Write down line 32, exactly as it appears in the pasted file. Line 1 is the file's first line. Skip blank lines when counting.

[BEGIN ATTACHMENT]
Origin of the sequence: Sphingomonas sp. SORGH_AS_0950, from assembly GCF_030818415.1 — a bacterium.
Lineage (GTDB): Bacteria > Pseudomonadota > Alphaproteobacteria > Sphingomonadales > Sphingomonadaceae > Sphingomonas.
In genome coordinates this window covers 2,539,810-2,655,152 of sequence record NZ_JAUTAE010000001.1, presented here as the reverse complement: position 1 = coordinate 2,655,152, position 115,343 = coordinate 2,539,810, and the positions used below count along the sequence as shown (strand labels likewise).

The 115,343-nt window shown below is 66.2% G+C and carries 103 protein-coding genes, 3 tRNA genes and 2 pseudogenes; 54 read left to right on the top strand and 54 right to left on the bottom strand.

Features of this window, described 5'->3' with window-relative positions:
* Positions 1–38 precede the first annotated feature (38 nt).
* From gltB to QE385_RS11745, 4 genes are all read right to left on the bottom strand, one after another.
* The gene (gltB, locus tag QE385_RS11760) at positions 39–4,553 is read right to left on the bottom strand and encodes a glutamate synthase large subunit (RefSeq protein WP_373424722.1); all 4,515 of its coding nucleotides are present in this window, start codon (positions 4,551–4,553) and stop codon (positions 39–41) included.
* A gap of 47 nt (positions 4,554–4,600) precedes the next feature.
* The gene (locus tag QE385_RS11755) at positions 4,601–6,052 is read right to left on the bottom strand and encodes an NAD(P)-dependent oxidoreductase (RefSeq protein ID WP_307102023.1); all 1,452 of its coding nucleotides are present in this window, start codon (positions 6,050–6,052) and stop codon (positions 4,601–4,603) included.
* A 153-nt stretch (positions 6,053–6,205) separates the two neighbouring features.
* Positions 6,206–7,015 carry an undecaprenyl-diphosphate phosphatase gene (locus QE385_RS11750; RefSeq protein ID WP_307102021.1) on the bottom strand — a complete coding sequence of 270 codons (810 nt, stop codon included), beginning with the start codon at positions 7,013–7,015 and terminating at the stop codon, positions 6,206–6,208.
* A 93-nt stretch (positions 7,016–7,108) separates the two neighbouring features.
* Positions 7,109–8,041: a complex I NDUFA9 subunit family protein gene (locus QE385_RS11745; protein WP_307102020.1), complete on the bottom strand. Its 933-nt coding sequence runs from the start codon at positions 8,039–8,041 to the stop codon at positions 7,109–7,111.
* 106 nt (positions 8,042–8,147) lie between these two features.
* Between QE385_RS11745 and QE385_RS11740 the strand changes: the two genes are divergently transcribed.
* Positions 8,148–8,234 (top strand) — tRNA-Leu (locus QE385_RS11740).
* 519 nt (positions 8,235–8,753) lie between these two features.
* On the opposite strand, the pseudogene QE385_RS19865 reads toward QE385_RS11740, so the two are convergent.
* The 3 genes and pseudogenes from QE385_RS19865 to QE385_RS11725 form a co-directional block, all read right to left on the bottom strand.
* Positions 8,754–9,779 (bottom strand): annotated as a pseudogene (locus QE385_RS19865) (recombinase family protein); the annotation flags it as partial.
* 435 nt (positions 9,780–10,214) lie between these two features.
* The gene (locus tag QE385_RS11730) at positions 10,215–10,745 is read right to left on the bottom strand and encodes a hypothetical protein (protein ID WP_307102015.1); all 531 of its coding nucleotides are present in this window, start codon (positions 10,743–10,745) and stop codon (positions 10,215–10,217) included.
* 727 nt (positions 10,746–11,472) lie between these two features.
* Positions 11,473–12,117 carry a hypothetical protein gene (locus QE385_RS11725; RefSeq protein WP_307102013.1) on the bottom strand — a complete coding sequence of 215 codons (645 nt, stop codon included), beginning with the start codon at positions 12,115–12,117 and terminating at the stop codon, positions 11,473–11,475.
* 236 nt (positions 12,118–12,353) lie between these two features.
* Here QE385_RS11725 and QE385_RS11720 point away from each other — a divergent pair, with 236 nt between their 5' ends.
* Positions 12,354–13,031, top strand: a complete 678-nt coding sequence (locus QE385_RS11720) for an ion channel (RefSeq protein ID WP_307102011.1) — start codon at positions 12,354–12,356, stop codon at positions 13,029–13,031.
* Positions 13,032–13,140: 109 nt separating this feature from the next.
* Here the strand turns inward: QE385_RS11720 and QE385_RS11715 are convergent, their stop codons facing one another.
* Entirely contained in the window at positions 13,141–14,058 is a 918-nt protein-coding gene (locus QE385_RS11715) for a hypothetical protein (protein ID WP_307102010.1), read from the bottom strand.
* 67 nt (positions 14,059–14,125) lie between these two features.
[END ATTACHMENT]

* 67 nt (positions 14,059–14,125) lie between these two features.